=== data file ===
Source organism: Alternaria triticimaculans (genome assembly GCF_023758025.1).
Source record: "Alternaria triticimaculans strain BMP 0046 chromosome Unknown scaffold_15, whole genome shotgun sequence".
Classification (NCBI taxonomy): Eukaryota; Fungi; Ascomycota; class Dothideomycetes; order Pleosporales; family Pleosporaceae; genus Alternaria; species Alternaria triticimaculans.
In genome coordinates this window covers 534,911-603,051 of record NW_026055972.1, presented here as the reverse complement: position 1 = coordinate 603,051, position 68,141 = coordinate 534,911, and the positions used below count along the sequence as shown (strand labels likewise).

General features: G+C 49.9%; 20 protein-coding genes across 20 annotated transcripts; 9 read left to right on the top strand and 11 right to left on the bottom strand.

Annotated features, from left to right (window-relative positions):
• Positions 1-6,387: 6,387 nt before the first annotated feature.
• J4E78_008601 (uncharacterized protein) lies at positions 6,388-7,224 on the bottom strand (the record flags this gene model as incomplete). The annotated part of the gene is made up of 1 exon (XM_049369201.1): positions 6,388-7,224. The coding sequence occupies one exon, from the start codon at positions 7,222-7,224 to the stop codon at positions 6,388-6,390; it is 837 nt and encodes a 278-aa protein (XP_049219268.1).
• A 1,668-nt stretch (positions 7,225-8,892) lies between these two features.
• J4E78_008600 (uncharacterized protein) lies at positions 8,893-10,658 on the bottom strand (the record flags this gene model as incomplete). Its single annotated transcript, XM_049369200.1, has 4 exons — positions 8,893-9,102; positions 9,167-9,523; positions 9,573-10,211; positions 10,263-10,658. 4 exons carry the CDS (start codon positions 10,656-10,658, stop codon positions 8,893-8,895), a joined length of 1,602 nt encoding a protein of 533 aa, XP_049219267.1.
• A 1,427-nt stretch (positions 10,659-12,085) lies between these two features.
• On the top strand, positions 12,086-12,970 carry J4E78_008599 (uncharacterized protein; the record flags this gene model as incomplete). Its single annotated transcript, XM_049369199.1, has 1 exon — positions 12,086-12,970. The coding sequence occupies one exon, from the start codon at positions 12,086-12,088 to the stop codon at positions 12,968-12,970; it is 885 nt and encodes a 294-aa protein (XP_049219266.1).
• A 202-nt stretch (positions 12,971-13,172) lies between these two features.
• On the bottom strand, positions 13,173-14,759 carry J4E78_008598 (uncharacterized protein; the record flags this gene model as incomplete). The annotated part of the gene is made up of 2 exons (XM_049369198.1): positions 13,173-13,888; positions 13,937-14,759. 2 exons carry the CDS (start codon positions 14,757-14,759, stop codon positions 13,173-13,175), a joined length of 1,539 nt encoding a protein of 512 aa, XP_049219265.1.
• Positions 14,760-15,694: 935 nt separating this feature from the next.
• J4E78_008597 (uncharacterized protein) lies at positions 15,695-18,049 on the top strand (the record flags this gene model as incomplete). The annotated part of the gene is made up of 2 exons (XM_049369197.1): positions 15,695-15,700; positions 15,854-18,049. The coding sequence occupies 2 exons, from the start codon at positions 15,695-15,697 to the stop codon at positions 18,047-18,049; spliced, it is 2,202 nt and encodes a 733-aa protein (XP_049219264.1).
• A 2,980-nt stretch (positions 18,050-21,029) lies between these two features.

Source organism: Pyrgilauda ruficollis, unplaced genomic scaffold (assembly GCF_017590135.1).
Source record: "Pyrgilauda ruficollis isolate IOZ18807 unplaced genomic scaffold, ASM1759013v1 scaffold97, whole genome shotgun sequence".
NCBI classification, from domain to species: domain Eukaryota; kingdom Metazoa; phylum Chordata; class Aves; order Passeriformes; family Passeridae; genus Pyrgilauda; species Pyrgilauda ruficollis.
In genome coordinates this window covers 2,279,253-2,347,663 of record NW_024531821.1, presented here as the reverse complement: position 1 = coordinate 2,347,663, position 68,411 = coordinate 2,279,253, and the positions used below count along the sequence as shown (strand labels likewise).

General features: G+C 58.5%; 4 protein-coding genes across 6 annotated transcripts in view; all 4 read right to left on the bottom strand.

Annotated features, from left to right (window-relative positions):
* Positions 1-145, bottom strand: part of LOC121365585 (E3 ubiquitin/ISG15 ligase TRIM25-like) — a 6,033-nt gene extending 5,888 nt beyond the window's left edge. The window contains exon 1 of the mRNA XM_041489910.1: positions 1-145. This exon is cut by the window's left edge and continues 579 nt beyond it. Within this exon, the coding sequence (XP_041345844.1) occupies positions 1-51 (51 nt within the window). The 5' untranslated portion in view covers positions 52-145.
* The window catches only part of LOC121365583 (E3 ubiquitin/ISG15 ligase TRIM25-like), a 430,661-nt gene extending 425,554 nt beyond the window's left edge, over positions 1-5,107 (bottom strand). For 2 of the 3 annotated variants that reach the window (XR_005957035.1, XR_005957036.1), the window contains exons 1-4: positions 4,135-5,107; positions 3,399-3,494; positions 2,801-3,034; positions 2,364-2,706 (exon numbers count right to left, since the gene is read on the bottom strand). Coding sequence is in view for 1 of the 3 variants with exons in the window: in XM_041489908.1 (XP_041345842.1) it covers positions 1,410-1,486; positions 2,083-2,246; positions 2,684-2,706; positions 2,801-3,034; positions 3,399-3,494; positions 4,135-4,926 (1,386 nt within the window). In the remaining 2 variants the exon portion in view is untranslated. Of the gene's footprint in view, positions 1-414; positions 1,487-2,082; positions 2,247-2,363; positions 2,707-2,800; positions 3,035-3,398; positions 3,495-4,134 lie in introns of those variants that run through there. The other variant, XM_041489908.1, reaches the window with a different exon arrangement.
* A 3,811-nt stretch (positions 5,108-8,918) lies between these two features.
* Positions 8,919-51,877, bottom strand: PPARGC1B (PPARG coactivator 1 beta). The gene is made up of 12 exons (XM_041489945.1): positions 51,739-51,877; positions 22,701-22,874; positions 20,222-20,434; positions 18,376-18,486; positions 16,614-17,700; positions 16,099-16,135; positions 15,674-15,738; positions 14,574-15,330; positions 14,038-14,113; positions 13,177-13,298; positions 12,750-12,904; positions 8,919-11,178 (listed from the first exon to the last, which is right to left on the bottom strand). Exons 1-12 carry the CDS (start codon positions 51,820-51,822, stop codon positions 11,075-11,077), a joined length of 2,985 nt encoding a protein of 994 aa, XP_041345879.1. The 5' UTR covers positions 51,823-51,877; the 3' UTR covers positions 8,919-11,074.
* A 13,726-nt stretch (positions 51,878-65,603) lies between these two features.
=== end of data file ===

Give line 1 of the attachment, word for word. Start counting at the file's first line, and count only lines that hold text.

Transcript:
Source organism: Alternaria triticimaculans (genome assembly GCF_023758025.1).